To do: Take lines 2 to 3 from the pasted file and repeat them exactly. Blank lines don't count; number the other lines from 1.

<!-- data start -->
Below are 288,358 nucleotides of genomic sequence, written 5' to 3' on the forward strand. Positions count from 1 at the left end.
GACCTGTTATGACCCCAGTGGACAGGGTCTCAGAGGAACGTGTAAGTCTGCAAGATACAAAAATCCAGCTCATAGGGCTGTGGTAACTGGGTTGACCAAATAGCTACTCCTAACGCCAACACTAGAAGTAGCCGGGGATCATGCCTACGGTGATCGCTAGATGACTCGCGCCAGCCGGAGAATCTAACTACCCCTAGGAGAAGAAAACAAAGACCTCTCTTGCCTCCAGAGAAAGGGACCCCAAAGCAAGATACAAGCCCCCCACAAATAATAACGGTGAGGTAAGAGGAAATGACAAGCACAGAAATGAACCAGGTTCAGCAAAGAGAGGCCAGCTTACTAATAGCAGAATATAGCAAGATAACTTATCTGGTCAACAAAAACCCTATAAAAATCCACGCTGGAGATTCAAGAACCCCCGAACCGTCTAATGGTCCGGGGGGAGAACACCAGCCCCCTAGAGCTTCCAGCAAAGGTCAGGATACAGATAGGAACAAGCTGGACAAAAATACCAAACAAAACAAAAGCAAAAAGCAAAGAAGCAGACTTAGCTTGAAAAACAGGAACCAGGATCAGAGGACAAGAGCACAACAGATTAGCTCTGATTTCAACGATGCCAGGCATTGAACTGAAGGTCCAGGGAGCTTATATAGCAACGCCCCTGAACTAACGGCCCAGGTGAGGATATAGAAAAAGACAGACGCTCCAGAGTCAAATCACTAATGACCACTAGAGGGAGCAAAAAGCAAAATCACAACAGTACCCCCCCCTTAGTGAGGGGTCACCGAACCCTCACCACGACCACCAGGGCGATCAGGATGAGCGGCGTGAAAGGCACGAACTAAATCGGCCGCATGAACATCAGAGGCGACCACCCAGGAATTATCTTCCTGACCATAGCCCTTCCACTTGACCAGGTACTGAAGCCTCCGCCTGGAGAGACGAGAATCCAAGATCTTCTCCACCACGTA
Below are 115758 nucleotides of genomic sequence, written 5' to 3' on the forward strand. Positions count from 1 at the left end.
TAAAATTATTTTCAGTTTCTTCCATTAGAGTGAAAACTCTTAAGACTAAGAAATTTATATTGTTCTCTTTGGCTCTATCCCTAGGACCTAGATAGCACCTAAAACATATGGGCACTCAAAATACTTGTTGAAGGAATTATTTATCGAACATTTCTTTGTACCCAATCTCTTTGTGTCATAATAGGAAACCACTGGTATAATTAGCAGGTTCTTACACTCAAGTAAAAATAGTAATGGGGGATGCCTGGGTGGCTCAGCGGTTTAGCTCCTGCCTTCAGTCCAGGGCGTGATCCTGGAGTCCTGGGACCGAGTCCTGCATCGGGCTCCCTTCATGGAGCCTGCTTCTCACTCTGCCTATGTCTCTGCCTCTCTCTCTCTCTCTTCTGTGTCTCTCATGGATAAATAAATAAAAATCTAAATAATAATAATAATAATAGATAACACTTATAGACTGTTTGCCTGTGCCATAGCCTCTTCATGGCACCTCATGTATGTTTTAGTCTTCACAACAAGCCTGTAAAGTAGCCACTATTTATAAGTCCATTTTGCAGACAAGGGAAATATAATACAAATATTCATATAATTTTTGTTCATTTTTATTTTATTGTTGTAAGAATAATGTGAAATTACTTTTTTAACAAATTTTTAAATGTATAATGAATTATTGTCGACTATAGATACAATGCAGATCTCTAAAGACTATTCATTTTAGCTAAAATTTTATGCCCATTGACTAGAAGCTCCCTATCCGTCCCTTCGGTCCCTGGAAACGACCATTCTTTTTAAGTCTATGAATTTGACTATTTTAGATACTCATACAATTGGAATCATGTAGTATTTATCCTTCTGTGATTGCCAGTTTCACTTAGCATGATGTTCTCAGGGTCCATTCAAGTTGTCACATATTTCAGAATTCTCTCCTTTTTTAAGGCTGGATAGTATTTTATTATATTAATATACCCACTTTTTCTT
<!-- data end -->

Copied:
GACCTGTTATGACCCCAGTGGACAGGGTCTCAGAGGAACGTGTAAGTCTGCAAGATACAAAAATCCAGCTCATAGGGCTGTGGTAACTGGGTTGACCAAATAGCTACTCCTAACGCCAACACTAGAAGTAGCCGGGGATCATGCCTACGGTGATCGCTAGATGACTCGCGCCAGCCGGAGAATCTAACTACCCCTAGGAGAAGAAAACAAAGACCTCTCTTGCCTCCAGAGAAAGGGACCCCAAAGCAAGATACAAGCCCCCCACAAATAATAACGGTGAGGTAAGAGGAAATGACAAGCACAGAAATGAACCAGGTTCAGCAAAGAGAGGCCAGCTTACTAATAGCAGAATATAGCAAGATAACTTATCTGGTCAACAAAAACCCTATAAAAATCCACGCTGGAGATTCAAGAACCCCCGAACCGTCTAATGGTCCGGGGGGAGAACACCAGCCCCCTAGAGCTTCCAGCAAAGGTCAGGATACAGATAGGAACAAGCTGGACAAAAATACCAAACAAAACAAAAGCAAAAAGCAAAGAAGCAGACTTAGCTTGAAAAACAGGAACCAGGATCAGAGGACAAGAGCACAACAGATTAGCTCTGATTTCAACGATGCCAGGCATTGAACTGAAGGTCCAGGGAGCTTATATAGCAACGCCCCTGAACTAACGGCCCAGGTGAGGATATAGAAAAAGACAGACGCTCCAGAGTCAAATCACTAATGACCACTAGAGGGAGCAAAAAGCAAAATCACAACAGTACCCCCCCCTTAGTGAGGGGTCACCGAACCCTCACCACGACCACCAGGGCGATCAGGATGAGCGGCGTGAAAGGCACGAACTAAATCGGCCGCATGAACATCAGAGGCGACCACCCAGGAATTATCTTCCTGACCATAGCCCTTCCACTTGACCAGGTACTGAAGCCTCCGCCTGGAGAGACGAGAATCCAAGATCTTCTCCACCACGTA
Below are 115758 nucleotides of genomic sequence, written 5' to 3' on the forward strand. Positions count from 1 at the left end.